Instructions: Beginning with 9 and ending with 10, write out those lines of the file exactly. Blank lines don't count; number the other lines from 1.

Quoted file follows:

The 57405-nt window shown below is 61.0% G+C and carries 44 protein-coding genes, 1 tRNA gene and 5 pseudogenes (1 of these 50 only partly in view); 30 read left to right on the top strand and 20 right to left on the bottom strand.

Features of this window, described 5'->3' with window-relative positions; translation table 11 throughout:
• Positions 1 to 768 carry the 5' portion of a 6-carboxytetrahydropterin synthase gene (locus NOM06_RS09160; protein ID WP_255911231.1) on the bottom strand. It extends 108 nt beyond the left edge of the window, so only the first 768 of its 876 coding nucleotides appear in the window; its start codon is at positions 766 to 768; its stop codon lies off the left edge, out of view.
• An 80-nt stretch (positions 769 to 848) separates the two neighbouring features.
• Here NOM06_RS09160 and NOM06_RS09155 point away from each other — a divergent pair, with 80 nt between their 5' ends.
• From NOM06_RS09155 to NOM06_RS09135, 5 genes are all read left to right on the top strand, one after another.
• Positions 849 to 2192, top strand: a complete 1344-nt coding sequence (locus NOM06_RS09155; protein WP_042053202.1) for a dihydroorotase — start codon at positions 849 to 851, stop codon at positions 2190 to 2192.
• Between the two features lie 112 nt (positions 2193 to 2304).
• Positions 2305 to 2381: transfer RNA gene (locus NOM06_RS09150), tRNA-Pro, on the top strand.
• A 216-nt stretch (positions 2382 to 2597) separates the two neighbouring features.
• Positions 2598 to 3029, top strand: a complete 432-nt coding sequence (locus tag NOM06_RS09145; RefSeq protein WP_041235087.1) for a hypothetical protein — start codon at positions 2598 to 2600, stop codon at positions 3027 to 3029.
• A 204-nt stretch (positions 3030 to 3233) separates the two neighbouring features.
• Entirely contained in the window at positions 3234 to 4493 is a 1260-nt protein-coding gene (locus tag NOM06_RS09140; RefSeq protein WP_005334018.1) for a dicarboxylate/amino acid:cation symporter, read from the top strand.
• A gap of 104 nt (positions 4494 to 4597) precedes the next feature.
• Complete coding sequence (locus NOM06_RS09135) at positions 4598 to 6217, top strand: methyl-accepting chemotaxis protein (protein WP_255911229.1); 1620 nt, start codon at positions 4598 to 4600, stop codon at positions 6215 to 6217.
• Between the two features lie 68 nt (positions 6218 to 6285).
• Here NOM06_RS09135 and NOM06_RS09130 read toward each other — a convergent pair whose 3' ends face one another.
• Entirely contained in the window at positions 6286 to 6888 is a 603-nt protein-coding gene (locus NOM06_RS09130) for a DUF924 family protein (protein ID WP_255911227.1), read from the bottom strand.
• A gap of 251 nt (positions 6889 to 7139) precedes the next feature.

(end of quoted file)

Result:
• Positions 2305 to 2381: transfer RNA gene (locus NOM06_RS09150), tRNA-Pro, on the top strand.
• A 216-nt stretch (positions 2382 to 2597) separates the two neighbouring features.